From the outside looking in, it always seems that a person addicted to drugs is rarely just struggling with ONE problem. We get the feeling that there are other drug problems, health problems, destructive behavioral issues, negative life patterns, poor health choices, etc. In confirmation of such views, a new study brings fact-based evidence to the table and shows us that, with meth addiction at least, meth is seldom the only problem the individual is struggling with.
After several years of meth addiction becoming an increasingly severe problem, the media is only just now beginning to focus on it.
When we think of the drug problem in the U.S., the first thing we almost always think of is the opiate epidemic. The opiate epidemic usually takes the spotlight. And not without good reason. The majority of all drug deaths every year are at the hands of opiates.
I’ve often heard different drugs as being described as similar to one another. Many pharmaceutical drugs carry the same chemical compounds. Even some street drugs are close to each other. And we all know the iconic similarities of the horrible street drug heroin and our supposedly miraculous pharmaceutical opioid pain relievers. These two are very similar, down to their chemical structure.
When we think of drug addiction and alcoholism, our thoughts almost always turn to the addiction itself, the unbreakable habit, the lifestyle, the strained familial ties, the legal troubles, the difficult day-to-day living situations, and so on.
Methamphetamine is a white odorless but bitter, crystalline powder. It dissolves in water or alcohol. Methamphetamine is highly addictive and mind-altering. As methamphetamine poses no health benefits to users, it is also highly illegal to use.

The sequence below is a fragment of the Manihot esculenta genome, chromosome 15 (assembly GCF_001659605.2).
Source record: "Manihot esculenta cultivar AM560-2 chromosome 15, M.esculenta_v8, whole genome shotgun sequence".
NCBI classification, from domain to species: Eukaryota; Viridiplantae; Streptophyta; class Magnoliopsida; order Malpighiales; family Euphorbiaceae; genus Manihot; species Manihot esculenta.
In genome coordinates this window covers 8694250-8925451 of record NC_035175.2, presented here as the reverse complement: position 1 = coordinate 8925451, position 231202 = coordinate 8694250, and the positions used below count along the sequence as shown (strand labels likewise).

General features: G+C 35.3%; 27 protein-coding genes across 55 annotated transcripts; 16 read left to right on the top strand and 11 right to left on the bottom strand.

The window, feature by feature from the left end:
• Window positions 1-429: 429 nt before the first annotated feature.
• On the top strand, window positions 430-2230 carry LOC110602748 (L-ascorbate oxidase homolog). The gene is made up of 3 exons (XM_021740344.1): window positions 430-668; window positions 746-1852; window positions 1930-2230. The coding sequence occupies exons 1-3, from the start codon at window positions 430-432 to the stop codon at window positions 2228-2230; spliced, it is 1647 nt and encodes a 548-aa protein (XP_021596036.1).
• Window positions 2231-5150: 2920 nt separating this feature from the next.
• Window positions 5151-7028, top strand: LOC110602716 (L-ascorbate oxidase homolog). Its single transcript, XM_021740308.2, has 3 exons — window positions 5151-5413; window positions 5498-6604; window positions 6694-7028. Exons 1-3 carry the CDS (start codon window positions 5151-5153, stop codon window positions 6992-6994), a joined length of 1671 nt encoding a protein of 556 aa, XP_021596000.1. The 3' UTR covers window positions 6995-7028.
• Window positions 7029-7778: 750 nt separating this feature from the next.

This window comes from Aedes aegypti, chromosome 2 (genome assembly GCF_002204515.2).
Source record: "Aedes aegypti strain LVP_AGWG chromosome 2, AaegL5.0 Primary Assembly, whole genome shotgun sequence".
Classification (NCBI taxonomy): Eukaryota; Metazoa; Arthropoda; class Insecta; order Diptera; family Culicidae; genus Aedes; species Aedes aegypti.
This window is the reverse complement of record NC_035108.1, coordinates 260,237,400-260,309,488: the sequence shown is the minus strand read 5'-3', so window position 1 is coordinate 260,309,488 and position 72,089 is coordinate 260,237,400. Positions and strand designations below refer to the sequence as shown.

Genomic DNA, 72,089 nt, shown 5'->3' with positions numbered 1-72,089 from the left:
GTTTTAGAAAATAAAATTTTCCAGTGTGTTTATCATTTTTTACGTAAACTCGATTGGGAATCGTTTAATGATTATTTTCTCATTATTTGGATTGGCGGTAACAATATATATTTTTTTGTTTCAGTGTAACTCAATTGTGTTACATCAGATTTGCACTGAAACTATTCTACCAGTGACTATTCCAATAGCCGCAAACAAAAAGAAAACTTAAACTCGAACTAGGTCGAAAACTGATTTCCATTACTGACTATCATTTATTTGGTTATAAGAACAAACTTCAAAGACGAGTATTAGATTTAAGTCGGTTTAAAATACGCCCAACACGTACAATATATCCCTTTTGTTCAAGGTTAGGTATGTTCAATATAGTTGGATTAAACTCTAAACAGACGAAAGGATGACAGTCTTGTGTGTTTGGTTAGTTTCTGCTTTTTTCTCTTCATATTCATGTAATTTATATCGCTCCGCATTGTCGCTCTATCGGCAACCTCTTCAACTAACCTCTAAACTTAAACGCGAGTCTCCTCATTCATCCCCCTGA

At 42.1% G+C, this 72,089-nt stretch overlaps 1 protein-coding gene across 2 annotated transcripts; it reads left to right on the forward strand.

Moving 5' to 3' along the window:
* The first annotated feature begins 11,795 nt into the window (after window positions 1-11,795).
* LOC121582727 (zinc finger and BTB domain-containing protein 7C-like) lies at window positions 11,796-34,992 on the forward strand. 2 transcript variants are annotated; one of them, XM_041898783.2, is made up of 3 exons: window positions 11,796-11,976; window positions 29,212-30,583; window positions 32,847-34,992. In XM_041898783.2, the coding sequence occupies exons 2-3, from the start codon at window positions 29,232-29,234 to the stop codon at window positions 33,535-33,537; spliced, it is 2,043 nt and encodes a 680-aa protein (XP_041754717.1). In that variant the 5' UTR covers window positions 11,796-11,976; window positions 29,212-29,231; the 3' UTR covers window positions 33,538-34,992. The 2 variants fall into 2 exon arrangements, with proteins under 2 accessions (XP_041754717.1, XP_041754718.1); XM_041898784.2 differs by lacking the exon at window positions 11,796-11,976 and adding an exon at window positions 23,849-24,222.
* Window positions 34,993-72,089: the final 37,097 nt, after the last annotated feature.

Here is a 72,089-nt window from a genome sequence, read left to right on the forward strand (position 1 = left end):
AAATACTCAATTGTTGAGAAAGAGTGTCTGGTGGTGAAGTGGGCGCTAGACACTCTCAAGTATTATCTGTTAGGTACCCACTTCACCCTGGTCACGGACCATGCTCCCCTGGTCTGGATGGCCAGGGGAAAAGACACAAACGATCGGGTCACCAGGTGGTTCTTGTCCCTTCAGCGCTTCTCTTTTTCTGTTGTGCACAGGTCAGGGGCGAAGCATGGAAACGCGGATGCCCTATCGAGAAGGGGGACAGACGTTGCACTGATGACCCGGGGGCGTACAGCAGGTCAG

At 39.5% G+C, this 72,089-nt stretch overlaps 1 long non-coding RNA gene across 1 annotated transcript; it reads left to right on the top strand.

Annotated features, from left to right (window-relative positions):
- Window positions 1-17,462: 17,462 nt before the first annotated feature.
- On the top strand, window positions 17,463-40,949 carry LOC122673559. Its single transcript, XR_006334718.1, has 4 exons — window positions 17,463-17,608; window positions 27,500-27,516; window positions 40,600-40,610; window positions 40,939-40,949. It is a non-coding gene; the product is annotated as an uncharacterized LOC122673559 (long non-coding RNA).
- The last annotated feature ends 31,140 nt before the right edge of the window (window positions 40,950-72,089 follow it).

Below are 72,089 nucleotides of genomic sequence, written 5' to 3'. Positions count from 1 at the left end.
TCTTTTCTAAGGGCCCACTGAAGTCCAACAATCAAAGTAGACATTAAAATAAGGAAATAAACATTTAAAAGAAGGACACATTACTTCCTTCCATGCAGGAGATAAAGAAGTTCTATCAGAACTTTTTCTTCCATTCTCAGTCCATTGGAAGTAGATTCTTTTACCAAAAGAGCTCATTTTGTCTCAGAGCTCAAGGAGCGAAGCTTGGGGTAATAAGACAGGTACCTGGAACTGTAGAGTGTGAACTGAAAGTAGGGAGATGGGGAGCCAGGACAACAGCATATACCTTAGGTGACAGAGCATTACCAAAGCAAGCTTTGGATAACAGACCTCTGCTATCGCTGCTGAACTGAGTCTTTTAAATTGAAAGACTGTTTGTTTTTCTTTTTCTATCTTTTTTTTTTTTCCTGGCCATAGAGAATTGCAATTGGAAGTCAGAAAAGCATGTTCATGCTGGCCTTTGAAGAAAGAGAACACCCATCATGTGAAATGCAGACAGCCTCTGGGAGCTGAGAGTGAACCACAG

While methamphetamine seems like a fairly recent addition to the roster of addictive, destructive illicit drugs, it’s actually been making trouble for several decades. Now, use of this damaging drug is on the rise again.
The recent rise in methamphetamine use in the U.S. illustrates why it’s vital to know your history. This is not the first time methamphetamine has marched across the country, leaving addiction and devastation in its wake.
Methamphetamine is a highly dangerous, addictive, and lethal drug that can cause irreparable damage to the body by destroying the basic cognitive functions and physical health. It is so powerful that it can alter the chemistry of the brain and cause permanent damage.
The stereotypical image of a methamphetamine user is someone who is agitated, nervous, paranoid and artificially energetic, always moving from place to place in a manic manner.